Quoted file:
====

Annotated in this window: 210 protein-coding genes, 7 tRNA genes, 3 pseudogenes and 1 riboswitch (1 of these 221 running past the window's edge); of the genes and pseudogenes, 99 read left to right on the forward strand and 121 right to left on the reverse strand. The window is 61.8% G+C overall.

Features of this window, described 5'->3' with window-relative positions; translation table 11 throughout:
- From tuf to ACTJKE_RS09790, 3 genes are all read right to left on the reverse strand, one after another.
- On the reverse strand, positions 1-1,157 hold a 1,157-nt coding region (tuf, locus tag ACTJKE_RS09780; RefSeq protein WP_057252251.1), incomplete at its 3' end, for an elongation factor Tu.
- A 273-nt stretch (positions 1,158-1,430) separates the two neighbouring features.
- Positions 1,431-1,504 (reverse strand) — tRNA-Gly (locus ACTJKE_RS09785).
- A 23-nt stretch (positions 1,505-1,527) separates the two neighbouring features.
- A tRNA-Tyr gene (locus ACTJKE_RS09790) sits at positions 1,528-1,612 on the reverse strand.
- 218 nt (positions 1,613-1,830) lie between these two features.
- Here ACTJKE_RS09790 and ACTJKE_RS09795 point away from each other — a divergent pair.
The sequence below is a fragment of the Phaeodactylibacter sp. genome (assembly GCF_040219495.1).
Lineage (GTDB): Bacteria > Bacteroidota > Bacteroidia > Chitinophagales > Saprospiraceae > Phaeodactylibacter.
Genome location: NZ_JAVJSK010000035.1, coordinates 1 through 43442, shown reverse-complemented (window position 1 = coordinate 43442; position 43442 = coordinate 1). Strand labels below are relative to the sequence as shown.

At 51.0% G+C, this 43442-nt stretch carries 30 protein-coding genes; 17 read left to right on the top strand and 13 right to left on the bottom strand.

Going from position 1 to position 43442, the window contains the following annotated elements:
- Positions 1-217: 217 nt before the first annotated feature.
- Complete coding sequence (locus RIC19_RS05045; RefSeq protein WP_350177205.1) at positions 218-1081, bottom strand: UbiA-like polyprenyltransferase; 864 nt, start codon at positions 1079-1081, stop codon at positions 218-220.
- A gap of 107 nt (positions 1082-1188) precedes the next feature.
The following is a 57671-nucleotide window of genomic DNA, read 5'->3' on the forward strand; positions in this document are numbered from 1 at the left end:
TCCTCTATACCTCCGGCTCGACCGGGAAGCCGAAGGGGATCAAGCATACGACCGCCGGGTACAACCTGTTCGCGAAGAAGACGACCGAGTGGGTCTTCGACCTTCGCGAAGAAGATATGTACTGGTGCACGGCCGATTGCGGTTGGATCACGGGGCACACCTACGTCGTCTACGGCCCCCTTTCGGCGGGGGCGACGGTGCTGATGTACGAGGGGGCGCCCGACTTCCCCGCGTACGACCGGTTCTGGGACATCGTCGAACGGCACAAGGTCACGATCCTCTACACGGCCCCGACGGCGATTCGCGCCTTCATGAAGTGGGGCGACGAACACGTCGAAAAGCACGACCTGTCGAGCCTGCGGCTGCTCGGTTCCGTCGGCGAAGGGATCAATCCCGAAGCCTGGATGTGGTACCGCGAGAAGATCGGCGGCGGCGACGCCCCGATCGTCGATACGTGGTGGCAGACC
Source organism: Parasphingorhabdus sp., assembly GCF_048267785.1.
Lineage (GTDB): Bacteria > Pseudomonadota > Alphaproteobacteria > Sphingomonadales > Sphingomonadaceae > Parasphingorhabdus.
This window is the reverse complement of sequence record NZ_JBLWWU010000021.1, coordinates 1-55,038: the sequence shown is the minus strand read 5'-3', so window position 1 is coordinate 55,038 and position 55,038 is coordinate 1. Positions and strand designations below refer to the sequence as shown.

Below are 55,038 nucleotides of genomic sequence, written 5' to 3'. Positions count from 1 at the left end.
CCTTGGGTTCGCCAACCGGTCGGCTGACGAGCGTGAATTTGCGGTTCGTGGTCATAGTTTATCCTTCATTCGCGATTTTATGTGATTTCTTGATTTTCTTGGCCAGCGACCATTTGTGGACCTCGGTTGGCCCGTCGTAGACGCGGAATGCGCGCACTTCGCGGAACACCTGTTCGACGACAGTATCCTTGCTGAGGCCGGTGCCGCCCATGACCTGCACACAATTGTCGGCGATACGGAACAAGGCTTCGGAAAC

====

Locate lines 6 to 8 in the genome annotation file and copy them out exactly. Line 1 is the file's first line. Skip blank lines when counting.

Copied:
- Positions 1,431-1,504 (reverse strand) — tRNA-Gly (locus ACTJKE_RS09785).
- A 23-nt stretch (positions 1,505-1,527) separates the two neighbouring features.
- A tRNA-Tyr gene (locus ACTJKE_RS09790) sits at positions 1,528-1,612 on the reverse strand.